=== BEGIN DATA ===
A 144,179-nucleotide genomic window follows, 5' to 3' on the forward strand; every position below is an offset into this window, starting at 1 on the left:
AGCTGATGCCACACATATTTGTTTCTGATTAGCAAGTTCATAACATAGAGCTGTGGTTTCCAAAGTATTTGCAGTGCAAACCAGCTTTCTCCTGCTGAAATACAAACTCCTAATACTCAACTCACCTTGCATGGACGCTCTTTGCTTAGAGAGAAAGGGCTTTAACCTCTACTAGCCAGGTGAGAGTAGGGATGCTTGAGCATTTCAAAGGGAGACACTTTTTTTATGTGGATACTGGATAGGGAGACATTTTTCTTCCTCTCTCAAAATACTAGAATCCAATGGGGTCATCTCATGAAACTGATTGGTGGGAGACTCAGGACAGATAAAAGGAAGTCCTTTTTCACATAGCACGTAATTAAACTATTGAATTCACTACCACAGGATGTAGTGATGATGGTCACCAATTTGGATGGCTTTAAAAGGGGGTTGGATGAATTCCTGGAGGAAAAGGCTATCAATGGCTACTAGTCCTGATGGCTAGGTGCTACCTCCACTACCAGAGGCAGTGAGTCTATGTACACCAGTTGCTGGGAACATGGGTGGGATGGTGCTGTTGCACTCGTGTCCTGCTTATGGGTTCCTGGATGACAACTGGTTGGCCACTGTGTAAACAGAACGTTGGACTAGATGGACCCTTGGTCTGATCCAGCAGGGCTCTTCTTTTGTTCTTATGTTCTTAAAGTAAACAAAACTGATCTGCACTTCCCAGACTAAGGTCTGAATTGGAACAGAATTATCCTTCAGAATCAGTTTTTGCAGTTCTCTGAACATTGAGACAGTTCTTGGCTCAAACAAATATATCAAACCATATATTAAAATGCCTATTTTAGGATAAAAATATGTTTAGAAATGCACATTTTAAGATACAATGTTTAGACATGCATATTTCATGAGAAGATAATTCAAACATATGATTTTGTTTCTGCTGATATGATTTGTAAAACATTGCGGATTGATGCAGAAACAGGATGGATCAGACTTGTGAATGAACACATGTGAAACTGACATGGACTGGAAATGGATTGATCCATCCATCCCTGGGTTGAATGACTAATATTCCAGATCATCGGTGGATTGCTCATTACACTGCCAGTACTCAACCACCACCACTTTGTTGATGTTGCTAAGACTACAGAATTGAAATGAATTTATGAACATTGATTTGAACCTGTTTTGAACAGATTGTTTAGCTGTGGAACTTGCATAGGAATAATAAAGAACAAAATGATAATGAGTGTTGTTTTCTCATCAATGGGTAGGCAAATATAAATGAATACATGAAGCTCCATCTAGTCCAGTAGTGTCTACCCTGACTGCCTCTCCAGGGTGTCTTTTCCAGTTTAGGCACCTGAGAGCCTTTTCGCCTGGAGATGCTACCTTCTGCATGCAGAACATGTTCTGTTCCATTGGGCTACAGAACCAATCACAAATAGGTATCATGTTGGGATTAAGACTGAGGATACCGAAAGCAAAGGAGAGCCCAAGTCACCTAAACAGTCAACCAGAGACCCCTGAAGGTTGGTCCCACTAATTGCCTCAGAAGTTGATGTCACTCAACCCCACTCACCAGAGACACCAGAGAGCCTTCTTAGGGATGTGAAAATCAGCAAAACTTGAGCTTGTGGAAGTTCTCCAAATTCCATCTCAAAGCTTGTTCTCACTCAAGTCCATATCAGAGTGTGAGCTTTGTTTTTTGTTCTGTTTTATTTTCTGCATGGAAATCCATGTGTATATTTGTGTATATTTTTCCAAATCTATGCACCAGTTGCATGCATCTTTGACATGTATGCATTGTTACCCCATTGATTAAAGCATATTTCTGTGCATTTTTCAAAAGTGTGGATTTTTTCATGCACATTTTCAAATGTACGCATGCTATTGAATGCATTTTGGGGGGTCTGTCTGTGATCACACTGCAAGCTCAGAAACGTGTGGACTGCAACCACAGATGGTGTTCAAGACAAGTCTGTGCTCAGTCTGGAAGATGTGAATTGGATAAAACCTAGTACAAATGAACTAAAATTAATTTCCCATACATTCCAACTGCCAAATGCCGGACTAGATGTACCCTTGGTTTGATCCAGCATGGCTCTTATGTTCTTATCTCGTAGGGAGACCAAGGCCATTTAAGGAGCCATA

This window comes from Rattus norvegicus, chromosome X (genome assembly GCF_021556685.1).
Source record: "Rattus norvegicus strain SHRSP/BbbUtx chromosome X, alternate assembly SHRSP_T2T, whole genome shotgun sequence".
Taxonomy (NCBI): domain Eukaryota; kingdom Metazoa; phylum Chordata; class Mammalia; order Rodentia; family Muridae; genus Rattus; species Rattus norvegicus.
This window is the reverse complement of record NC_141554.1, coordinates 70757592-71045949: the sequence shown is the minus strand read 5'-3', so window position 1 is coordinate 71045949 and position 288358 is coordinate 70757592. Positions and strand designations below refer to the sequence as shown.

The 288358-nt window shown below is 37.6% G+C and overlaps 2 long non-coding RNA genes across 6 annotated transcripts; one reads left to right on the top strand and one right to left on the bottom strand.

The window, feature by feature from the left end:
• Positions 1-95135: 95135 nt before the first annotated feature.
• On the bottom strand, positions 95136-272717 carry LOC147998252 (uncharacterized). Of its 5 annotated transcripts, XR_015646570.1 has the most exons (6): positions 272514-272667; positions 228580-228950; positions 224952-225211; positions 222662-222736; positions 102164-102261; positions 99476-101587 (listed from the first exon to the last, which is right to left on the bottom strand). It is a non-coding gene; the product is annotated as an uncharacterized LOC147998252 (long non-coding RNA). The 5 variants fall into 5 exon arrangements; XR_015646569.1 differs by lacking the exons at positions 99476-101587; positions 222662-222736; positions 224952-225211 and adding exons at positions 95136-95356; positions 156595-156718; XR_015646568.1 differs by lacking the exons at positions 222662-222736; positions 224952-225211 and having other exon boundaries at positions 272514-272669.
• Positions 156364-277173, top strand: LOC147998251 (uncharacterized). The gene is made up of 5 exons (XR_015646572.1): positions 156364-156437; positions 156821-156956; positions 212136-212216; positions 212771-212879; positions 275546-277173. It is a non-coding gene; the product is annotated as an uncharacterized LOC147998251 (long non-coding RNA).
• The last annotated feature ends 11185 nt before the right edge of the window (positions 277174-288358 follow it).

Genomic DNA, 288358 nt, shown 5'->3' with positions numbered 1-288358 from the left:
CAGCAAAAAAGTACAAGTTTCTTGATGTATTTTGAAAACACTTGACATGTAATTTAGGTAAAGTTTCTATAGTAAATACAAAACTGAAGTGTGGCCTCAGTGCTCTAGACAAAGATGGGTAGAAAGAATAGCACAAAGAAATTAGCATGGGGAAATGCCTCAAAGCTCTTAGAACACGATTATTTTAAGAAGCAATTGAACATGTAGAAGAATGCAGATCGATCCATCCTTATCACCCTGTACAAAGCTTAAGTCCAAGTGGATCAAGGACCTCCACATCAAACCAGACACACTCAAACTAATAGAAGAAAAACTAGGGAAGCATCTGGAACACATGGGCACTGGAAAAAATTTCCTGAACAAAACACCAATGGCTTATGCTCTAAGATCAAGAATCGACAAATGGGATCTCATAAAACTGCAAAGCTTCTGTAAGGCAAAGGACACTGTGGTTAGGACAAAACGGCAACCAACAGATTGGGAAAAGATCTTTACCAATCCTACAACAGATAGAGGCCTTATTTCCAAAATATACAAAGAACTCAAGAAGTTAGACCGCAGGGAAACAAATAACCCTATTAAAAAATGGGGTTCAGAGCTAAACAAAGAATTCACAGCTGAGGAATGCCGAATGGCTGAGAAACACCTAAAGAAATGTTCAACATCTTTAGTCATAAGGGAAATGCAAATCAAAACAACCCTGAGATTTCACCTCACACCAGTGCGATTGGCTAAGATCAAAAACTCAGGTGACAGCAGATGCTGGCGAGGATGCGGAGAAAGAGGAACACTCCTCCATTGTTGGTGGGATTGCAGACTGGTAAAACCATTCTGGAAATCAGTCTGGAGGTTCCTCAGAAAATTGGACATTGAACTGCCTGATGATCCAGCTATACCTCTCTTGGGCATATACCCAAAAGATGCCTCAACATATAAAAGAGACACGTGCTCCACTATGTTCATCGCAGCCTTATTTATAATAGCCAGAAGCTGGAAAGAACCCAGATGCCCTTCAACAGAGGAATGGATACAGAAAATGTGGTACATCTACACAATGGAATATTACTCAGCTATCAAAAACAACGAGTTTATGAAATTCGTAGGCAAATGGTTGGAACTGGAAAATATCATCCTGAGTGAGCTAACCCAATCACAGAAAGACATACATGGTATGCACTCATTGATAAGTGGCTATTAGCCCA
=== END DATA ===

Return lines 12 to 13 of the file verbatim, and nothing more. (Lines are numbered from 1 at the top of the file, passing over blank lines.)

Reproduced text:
• The last annotated feature ends 11185 nt before the right edge of the window (positions 277174-288358 follow it).

Genomic DNA, 288358 nt, shown 5'->3' with positions numbered 1-288358 from the left: